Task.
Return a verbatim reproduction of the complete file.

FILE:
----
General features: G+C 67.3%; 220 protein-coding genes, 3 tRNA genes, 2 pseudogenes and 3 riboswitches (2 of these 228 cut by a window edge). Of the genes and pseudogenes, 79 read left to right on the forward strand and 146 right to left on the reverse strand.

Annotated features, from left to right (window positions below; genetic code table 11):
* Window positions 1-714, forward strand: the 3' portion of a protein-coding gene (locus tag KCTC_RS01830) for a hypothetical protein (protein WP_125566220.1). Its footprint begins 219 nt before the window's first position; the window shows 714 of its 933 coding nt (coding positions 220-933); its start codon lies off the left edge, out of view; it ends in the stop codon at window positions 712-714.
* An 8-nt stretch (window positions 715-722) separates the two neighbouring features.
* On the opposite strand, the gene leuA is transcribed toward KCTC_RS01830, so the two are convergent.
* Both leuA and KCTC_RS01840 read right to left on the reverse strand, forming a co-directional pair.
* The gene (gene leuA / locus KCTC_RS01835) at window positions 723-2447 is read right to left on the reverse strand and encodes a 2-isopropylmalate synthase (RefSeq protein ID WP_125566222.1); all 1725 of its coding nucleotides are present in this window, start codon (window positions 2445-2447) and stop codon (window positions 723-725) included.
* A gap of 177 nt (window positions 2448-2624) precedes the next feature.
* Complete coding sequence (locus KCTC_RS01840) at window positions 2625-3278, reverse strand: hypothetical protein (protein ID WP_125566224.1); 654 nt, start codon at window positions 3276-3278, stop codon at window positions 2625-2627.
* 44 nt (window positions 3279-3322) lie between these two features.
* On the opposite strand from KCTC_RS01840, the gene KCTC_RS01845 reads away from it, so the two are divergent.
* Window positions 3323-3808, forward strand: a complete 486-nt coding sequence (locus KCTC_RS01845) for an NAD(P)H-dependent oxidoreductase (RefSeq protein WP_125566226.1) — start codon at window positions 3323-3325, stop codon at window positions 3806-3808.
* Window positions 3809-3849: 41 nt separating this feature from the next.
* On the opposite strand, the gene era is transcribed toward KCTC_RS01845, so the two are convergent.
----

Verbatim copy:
General features: G+C 67.3%; 220 protein-coding genes, 3 tRNA genes, 2 pseudogenes and 3 riboswitches (2 of these 228 cut by a window edge). Of the genes and pseudogenes, 79 read left to right on the forward strand and 146 right to left on the reverse strand.

Annotated features, from left to right (window positions below; genetic code table 11):
* Window positions 1-714, forward strand: the 3' portion of a protein-coding gene (locus tag KCTC_RS01830) for a hypothetical protein (protein WP_125566220.1). Its footprint begins 219 nt before the window's first position; the window shows 714 of its 933 coding nt (coding positions 220-933); its start codon lies off the left edge, out of view; it ends in the stop codon at window positions 712-714.
* An 8-nt stretch (window positions 715-722) separates the two neighbouring features.
* On the opposite strand, the gene leuA is transcribed toward KCTC_RS01830, so the two are convergent.
* Both leuA and KCTC_RS01840 read right to left on the reverse strand, forming a co-directional pair.
* The gene (gene leuA / locus KCTC_RS01835) at window positions 723-2447 is read right to left on the reverse strand and encodes a 2-isopropylmalate synthase (RefSeq protein ID WP_125566222.1); all 1725 of its coding nucleotides are present in this window, start codon (window positions 2445-2447) and stop codon (window positions 723-725) included.
* A gap of 177 nt (window positions 2448-2624) precedes the next feature.
* Complete coding sequence (locus KCTC_RS01840) at window positions 2625-3278, reverse strand: hypothetical protein (protein ID WP_125566224.1); 654 nt, start codon at window positions 3276-3278, stop codon at window positions 2625-2627.
* 44 nt (window positions 3279-3322) lie between these two features.
* On the opposite strand from KCTC_RS01840, the gene KCTC_RS01845 reads away from it, so the two are divergent.
* Window positions 3323-3808, forward strand: a complete 486-nt coding sequence (locus KCTC_RS01845) for an NAD(P)H-dependent oxidoreductase (RefSeq protein WP_125566226.1) — start codon at window positions 3323-3325, stop codon at window positions 3806-3808.
* Window positions 3809-3849: 41 nt separating this feature from the next.
* On the opposite strand, the gene era is transcribed toward KCTC_RS01845, so the two are convergent.